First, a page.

Do you want to hire a property manager, a rent collective service or do it all yourself?
A good alternative is to hand over this tedious monotonous task to an online platform that allows you to collect rent payment, track cash flow and much more.
9. Property Preparation and Maintenance
Before the tenants move in, it goes without saying that the unit should be clean, tidy and fixtures are in good condition. Make sure that the door locks have been changed and that plumbing and electricity are in good working condition.
Take note that your duty as an independent landlord does not stop there. As long as your property exists, your duty to it prevails. As a private landlord, you should perform routine checkups and repair any damage to the property caused by reasonable wear and tear.
When preparing a property for new tenants, it’s good to have a checklist on hand. The below outlines some of the key items to focus on before the handover:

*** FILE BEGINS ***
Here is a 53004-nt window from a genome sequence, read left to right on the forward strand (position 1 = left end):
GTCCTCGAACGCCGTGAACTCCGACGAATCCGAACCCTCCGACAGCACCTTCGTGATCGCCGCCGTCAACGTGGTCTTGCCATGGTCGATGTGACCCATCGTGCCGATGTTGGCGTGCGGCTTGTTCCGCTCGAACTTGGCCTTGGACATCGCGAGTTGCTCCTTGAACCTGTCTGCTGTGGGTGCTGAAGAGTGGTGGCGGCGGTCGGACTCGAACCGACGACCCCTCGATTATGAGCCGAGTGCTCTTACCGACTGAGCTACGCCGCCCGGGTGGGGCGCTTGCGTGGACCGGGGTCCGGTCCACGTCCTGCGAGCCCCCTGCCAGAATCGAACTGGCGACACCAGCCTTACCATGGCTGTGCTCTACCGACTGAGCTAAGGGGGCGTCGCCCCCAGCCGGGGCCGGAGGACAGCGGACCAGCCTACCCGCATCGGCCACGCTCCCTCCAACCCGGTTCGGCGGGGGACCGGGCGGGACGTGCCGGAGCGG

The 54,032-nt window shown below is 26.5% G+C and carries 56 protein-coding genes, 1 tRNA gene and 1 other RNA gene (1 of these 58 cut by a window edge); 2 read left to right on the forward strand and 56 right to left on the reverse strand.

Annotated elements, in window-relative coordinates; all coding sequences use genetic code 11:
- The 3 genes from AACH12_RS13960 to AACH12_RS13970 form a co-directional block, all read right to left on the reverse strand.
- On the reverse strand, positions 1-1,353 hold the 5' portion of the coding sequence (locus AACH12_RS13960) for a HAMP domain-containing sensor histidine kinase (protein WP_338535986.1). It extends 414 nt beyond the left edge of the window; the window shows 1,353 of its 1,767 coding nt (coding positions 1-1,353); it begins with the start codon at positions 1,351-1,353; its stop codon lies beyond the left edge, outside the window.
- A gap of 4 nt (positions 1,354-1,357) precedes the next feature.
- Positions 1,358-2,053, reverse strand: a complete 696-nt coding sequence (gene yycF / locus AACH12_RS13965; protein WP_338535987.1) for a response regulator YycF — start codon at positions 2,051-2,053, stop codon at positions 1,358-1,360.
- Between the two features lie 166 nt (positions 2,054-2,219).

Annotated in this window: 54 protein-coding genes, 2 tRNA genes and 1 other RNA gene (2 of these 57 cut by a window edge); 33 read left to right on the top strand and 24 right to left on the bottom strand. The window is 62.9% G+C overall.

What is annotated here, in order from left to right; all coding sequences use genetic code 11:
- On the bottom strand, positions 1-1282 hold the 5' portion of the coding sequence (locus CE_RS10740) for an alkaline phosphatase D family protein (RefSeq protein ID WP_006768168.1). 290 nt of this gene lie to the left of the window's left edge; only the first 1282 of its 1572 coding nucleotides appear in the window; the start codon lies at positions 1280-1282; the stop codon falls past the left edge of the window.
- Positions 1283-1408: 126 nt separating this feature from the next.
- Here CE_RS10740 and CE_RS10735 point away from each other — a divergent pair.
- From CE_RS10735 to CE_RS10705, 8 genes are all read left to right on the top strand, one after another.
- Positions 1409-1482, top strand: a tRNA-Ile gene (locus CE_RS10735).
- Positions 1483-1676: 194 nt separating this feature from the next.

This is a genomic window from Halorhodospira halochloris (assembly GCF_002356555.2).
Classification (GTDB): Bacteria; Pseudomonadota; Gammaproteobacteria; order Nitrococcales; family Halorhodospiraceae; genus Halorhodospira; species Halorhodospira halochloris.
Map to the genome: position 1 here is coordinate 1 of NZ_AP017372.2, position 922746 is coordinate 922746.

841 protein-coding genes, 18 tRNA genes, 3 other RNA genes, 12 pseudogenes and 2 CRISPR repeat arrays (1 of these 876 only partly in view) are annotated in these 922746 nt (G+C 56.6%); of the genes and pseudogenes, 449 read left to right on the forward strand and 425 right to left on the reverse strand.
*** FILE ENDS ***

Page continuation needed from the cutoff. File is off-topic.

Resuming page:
- Entire unit has been cleaned
- Walls have been checked for damage
- Appliances are still in working order (if included)
- Locks have been changed and previous tenants returned keys
- Fixtures are in working order
- Fire alarms are still in working order (if mandatory in your state)
- Pre-move-in pictures have been taken
10. Purchasing Landlord Insurance
Landlord insurance will protect you and your property from potential accidents or liability claims. It’s also easy to buy additional insurance coverage if required so make sure you’re clear on the coverage you need. You wouldn’t want to pay for things you don’t need, would you?
If you’re a first-time landlord, it would be best to work with a reputable insurance broker to get multiple quotes and assess which risks you’re able handle as an independent landlord and which you want your insurer to cover before making a decision.
Additionally, it’s also sound advice to ask the renter to purchase renter’s insurance for their own protection.
From looking for the best rental property for you to screening your tenant and finally signing the lease, each step of the process is crucial and will involve hard work as an independent landlord. But as time passes and your portfolio grows, your rental income is sure to increase.